Mark Driscoll, whose Mars Hill Church has its headquarters in Bellevue and churches in Olympia and Tacoma, said Sunday he would take a leave from running his megachurch in response to complaints that he’s been a bully and abusive to staff members.
Driscoll made the announcement in remarks to his church after he returned from a vacation that was overshadowed by rising objections to his leadership from former aides and congregants. In recent months he has been accused of plagiarism, misusing church funds and creating a culture of fear at his church, which has 15 campuses in five Western states and says it has a weekly attendance of 15,000.
“I am very sorry for the times I have been angry, short or insensitive,” Driscoll said, according to text of his remarks posted on the church’s website. “I am very sorry for anything I have done to distract from our mission by inviting criticism, controversy or negative media attention.”
“Storm clouds seem to be whirling around me more than ever in recent months,” he said.
Driscoll said he would take a leave for at least six weeks as he decides what to do next and while Mars Hill reviews complaints against him. He said that he would use the time “for processing, healing and growth” and meeting with “mature Christians” for counsel. He said he would not do any public speaking, would delay the publication of his next book and would try to avoid responding to criticism.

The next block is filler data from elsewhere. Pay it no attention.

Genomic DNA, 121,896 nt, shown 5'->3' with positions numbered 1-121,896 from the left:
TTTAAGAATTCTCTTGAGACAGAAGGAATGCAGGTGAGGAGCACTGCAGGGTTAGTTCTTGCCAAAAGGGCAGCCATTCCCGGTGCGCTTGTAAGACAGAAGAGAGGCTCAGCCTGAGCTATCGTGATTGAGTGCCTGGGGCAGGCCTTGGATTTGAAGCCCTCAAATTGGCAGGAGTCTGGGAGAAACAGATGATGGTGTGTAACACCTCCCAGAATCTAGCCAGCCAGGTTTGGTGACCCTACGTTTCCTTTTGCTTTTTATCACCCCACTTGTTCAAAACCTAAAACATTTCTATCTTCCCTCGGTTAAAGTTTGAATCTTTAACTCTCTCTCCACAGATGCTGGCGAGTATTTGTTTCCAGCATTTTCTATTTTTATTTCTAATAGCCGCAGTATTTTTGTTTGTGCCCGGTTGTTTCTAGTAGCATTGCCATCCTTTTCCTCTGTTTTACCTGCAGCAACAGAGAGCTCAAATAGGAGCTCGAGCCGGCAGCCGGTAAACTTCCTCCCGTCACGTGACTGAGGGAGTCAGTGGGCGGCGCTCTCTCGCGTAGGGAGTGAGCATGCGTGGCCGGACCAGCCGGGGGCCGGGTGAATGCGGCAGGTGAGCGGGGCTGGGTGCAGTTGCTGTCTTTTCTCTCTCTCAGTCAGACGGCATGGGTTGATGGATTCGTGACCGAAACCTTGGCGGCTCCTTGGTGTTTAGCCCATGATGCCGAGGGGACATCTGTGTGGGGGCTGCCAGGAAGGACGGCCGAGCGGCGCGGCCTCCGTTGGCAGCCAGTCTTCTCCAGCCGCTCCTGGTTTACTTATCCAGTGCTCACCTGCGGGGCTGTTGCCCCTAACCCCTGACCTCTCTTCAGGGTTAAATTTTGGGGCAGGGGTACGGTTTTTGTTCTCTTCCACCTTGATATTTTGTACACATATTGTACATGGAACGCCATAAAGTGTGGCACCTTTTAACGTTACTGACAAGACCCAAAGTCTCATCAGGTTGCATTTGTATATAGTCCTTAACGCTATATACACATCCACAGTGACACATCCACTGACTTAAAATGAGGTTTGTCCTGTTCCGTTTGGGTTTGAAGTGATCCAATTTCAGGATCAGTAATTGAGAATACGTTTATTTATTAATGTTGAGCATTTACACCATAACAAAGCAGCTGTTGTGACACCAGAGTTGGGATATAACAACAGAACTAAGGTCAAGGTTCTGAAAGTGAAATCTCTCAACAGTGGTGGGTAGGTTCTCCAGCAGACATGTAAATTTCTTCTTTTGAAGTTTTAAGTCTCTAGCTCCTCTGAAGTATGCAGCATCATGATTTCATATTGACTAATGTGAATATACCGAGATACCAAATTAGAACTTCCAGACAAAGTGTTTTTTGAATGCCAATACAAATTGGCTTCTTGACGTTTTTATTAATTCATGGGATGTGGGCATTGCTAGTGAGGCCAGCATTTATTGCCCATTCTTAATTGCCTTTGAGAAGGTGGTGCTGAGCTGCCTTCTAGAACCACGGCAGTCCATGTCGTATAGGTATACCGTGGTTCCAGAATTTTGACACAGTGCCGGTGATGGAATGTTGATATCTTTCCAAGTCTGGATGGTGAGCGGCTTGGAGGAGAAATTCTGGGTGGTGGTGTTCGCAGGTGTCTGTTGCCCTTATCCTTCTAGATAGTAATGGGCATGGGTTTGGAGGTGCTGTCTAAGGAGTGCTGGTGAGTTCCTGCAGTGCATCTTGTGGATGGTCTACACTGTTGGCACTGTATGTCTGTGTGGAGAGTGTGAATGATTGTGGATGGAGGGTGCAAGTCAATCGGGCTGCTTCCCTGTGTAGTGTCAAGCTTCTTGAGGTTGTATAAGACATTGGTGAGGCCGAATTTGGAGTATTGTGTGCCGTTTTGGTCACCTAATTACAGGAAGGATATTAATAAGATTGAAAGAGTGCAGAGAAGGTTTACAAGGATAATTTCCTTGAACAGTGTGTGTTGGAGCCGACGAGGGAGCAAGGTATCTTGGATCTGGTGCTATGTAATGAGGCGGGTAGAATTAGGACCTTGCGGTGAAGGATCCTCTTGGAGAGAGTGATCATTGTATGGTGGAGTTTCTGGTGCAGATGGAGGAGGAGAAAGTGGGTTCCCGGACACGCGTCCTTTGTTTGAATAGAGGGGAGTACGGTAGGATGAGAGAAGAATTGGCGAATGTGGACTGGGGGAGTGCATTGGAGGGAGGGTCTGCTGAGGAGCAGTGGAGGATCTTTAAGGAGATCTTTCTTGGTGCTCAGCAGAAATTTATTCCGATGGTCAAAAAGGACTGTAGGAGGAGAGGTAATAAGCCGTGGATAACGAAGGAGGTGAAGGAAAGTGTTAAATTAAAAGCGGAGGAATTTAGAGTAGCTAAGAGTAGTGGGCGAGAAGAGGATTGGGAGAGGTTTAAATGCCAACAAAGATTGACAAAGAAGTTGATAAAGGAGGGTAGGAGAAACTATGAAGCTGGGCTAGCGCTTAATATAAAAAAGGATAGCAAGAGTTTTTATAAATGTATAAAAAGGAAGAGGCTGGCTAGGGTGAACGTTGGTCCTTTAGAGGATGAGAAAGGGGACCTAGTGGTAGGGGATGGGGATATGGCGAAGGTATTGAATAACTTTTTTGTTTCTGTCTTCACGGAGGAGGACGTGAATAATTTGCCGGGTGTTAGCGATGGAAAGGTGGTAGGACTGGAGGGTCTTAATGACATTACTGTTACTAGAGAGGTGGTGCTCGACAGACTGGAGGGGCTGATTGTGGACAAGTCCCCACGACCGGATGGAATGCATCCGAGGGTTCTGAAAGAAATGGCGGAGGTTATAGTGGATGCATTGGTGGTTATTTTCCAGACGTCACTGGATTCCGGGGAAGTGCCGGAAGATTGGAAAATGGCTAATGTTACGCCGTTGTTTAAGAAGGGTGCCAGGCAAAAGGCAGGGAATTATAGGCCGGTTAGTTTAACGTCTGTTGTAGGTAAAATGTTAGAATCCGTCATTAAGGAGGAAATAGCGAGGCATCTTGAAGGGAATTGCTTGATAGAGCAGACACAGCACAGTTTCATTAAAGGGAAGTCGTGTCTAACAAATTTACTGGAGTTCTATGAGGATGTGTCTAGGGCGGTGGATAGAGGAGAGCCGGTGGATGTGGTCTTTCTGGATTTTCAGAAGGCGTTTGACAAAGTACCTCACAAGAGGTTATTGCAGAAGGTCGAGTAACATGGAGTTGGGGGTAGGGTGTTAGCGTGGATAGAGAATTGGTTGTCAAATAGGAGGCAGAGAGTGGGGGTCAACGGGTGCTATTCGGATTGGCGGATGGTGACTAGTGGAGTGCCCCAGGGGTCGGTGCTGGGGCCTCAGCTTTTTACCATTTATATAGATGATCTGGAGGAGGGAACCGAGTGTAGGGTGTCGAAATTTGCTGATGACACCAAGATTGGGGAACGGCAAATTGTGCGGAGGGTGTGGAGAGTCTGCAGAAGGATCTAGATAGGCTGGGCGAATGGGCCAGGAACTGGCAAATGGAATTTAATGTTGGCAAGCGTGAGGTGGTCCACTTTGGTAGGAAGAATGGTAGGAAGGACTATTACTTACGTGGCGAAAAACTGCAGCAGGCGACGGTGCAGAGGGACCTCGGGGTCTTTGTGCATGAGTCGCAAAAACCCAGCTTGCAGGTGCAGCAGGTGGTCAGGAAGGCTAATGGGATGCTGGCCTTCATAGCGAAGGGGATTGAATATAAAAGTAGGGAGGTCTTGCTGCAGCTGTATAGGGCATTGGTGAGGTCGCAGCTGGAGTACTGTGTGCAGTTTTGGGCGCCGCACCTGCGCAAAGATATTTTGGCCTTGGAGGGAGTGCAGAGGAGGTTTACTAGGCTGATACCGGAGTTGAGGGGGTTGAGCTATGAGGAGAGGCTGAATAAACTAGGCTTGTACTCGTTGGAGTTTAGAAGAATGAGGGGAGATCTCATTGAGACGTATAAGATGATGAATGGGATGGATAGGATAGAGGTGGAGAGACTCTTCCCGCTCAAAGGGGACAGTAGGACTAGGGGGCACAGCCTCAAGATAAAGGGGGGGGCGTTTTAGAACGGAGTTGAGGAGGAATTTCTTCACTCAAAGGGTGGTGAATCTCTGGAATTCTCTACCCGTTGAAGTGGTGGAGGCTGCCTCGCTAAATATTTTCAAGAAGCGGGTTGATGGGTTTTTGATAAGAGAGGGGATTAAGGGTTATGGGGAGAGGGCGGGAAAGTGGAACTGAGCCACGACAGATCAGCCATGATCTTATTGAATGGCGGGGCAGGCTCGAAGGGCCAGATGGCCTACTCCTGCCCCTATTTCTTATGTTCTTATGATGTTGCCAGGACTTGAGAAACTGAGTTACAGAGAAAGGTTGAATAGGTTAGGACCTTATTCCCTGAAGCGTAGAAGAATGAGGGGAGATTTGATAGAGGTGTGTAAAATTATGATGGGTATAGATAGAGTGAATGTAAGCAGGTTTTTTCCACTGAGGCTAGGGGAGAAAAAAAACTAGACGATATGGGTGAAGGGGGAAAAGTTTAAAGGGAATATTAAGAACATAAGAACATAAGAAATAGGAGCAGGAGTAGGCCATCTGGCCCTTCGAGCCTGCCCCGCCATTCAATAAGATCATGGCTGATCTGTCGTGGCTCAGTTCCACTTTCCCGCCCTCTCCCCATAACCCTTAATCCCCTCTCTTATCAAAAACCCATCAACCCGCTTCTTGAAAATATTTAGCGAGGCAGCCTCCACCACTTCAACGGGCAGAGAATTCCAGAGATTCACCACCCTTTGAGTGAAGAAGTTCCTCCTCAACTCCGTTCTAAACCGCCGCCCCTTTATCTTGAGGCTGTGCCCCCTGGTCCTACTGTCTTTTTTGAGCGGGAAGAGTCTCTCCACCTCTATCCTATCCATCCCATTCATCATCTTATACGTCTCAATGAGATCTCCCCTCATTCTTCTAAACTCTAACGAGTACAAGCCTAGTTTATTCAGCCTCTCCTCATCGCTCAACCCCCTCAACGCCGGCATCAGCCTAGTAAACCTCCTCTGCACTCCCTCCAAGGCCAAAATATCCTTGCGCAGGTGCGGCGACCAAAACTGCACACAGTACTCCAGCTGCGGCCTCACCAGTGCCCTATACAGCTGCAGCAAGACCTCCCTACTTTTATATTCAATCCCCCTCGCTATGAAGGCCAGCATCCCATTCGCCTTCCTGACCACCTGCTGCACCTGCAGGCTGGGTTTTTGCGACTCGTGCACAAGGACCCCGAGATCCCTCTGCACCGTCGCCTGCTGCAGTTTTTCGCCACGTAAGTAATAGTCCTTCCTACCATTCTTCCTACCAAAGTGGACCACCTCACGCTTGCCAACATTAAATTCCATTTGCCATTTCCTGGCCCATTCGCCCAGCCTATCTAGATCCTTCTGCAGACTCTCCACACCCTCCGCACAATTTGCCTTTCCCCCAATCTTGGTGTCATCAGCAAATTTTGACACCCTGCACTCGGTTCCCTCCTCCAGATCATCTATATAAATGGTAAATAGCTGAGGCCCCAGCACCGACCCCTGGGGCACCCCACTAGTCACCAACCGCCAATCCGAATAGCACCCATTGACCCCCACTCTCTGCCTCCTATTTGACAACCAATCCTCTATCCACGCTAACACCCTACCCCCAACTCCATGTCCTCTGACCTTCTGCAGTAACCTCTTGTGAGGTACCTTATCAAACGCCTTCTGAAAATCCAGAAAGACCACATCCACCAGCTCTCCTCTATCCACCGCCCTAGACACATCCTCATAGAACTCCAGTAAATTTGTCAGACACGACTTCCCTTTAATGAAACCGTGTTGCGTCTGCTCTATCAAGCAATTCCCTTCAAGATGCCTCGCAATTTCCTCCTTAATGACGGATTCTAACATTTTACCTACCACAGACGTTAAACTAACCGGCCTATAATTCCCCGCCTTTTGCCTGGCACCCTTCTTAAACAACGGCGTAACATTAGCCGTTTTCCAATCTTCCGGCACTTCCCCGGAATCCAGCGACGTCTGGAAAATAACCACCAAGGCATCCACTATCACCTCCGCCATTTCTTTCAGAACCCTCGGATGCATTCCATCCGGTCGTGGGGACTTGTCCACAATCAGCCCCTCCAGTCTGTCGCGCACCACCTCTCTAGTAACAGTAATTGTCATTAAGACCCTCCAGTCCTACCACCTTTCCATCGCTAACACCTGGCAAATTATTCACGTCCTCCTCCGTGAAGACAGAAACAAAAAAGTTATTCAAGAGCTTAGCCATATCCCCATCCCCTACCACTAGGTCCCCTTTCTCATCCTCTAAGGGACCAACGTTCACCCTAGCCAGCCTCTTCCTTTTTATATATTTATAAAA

“This is one of the paradoxes of being a pastor in the media age: The same media channels that can be used to carry a sermon to virtually anyone around the globe can also be used by anyone around the globe to criticize, attack or slander,” he said. “However, another part of it is simply my fault, and I will own it, confess it and move on from it as God continues to redeem me.”
Driscoll, 43, has been an important figure in the contemporary American evangelical church. His role is significant both for his early critique of what he saw as the overly consumer-friendly and watered-down nature of mainstream megachurches, and for his leadership of a theological movement called New Calvinism, which embraces the doctrine of predestination.
He drew admiration for creating a thriving megachurch in the Pacific Northwest, one of the most secular regions in the nation, and he was noted for his success at drawing young men to church, using rock music, frank talk about sex and sin, and an emphasis on the importance of masculinity to build a following.
Driscoll has survived years of criticism from liberals upset with his views on gender and sexuality. He is a strong advocate of the idea that wives should submit to their husbands, and a strong opponent of same-sex relationships.
But the criticisms of his management style and behavior — coming from fellow conservatives who had been longtime allies, friends and supporters — has proved far more damaging. In recent weeks, he was kicked out of a national church-building organization he co-founded, a major Christian retail chain stopped selling one of his books, and he was facing canceled speaking invitations and an exodus of staff members and congregants.
“Some have challenged various aspects of my personality and leadership style, and while some of these challenges seem unfair, I have no problem admitting I’m deserving of some of these criticisms based on my own past actions that I am genuinely sorry for,” he said Sunday.